“I was the PowerPoint girl, the photocopying girl, the coffee girl and the delivery girl just to name a few”
Kuala Lumpur – The headlines on Tuesday (22 Feb) were abuzz with the alleged claims by former Goldman Sachs (GS) South East Asia chairman executive Tim Leissner that former Malaysian premier Najib Razak wanted to get his children jobs at the bank in return for working with the firm on $6.5 billion in bond deals.
“While the headlines of the local media gave the impression that I was being bribed by Goldman Sachs who offered my children work at the bank, what former executive (and star) witness Leissner described was their attempt to bribe me,” Najib said in a Facebook post On Wednesday (23 Feb).
Yana, meanwhile, said that meeting senior banking professionals such as Roger Ng (Tim’s subordinate) and Leissner was nothing more than an opportunity to learn more about Goldman Sachs’ demanding analyst program.
“Any college senior will attest that you need to do your groundwork and network with industry professionals in order to land a competitive job that matches your interests,” she clarified in a Facebook post.
She added that when she was a senior in college, the prospects of entering the working world seemed daunting – a plethora of career fairs, recruitment talks, company brochures and a multitude of advice from the career counsellor.
“The golden standard at the time was to work at a premier financial institution. Exposure to the holy trinity – consulting, investment banking and private equity – was a dream career path for many of my peers. The most common route was to pay your dues, work the brutal 85-95 hour weeks for a few years (yes, our career counsellor would joke, be prepared to be a doormat) then apply to business school or make a career switch that is more in sync with your true passion.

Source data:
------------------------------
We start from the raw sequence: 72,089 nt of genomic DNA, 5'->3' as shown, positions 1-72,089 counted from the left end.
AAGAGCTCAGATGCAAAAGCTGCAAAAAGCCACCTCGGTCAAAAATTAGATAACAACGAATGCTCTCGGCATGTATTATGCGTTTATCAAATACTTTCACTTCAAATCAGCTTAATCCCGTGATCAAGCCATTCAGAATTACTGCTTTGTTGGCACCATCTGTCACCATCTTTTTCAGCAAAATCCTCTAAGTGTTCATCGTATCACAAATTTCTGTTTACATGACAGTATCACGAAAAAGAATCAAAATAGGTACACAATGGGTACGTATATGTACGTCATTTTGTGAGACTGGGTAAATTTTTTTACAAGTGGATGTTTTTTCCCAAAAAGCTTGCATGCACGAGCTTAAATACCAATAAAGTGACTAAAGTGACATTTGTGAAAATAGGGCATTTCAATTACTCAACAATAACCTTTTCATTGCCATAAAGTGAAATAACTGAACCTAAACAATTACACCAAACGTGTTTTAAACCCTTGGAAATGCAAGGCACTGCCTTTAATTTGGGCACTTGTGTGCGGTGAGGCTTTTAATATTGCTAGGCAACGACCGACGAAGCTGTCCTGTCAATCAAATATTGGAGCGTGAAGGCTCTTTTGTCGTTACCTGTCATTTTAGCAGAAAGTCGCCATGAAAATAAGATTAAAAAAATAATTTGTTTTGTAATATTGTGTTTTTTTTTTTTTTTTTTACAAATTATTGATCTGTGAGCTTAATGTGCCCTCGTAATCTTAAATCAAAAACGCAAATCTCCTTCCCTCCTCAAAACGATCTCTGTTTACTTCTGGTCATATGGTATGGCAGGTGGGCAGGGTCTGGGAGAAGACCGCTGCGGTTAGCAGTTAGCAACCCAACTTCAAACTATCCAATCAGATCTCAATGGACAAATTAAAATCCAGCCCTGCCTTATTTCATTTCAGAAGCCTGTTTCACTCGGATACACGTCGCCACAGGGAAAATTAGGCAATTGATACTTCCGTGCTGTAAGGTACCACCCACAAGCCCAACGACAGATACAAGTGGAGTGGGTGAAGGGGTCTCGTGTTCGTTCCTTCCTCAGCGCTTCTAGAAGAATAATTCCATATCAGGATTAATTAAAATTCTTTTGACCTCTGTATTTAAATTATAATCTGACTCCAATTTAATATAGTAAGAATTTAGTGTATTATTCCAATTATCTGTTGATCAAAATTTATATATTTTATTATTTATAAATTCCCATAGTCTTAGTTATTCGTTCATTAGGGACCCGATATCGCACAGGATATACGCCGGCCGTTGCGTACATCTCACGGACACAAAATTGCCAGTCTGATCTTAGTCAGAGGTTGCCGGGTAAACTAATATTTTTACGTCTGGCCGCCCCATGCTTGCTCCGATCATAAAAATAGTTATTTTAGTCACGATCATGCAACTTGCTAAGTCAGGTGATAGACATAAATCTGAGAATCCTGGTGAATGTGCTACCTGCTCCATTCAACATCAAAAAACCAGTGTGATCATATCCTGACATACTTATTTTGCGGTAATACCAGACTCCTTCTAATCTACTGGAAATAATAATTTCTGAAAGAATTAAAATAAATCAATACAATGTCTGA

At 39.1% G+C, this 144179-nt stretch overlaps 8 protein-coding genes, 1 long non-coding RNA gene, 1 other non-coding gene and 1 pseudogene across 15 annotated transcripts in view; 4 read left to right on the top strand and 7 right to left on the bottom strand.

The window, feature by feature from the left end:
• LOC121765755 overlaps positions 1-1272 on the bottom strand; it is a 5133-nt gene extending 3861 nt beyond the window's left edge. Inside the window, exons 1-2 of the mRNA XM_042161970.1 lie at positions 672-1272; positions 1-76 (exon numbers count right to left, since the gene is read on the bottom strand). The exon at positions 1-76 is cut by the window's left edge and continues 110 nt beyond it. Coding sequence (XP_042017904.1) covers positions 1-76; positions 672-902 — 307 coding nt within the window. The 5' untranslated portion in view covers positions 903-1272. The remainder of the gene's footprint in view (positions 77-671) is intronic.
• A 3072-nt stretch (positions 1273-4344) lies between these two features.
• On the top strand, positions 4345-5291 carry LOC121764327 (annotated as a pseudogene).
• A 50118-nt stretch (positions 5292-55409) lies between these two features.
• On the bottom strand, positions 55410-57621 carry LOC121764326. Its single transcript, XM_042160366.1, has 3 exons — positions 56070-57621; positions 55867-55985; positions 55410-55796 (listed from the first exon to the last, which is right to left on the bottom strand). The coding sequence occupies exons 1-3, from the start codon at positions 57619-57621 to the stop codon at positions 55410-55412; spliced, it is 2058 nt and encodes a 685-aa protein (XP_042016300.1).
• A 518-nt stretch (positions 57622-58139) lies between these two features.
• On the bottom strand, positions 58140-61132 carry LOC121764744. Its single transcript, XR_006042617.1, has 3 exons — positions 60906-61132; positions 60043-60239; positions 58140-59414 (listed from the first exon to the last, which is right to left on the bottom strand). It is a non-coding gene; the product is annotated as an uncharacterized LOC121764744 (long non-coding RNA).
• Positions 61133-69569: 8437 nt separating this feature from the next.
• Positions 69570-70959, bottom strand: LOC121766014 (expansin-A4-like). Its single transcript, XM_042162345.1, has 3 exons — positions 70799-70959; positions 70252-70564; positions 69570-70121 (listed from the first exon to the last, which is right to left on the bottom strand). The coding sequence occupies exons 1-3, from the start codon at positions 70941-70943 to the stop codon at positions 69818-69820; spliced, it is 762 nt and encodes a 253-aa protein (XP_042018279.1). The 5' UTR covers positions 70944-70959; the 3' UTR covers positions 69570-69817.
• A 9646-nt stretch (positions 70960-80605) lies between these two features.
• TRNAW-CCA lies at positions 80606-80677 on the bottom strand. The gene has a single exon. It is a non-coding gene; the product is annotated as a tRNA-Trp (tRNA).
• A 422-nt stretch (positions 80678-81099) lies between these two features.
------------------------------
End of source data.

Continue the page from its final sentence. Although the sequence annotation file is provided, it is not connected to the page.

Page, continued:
“I personally had a profound interest in government and foreign policy (I graduated with a Bachelor of Science in International Politics and Foreign Policy from Georgetown University, Washington DC) so I wanted to find a role that marries finance and government policy,” Yana said.
She added that she did inquire if GS had such interdisciplinary roles and she was prepared to interview for them. And yes, she was told that GS does business with the gov’t of Malaysia, so it could be a conflict of interest.
Yana added that Leissner then introduced her to the fundraising group at TPG Capital, a global private equity firm. Raising investment funds from strategic institutional investors (most notably pension funds and sovereign wealth funds) meant that her policy background would come in handy.
“I was interviewed for an intern analyst position at the TPG Capital’s London office. Yes, an intern. This meant you’re at the bottom of the food chain. Besides your core job scope, you’re also responsible for the spadework. You’re the PowerPoint girl, the photocopying girl, the coffee girl and the delivery girl just to name a few,” she stressed.
It is worth noting that TPG adheres to strict compliance processes.
“We had an internal ruling that, given my father’s government position, I would not be allowed to participate and/or work on any Malaysian investor accounts.
“After about 11 months as an intern, I was promoted to a full-time analyst following an internal performance review and transferred to the TPG Hong Kong office where I spent 1.5 years working on TPG investor relations efforts of which relationships were built long before I got to the firm and adhered to strict internal compliance ruling. I subsequently left TPG in June 2015 to focus on my business and graduate school applications,” Yana added. – New Malaysia Herald